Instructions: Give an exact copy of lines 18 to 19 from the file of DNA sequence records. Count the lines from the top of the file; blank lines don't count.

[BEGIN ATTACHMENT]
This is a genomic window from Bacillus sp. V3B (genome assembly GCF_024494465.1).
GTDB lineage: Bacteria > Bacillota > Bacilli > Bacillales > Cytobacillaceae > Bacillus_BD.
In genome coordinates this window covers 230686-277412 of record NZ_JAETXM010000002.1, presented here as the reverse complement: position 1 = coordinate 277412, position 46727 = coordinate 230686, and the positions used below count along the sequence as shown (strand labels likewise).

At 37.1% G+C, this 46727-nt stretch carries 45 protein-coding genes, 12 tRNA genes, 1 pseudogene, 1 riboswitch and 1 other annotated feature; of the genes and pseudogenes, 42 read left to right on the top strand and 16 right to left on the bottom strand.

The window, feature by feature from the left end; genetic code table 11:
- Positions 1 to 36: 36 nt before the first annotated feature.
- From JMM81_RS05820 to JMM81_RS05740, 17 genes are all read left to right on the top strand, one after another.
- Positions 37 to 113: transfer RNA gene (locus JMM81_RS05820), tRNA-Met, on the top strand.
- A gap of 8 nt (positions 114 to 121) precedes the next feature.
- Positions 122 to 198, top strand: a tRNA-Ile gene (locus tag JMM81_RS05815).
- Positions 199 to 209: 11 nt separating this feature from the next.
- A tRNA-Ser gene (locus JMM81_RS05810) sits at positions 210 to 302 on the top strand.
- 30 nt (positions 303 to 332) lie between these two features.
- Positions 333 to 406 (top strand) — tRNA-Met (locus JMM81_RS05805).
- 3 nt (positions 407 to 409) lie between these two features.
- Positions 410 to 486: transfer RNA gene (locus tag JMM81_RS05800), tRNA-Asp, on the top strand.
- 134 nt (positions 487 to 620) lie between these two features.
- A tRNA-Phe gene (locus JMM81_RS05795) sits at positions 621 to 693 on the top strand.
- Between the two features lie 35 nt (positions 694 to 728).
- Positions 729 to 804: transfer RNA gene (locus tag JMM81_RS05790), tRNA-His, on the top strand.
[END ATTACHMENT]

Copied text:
- A tRNA-Phe gene (locus JMM81_RS05795) sits at positions 621 to 693 on the top strand.
- Between the two features lie 35 nt (positions 694 to 728).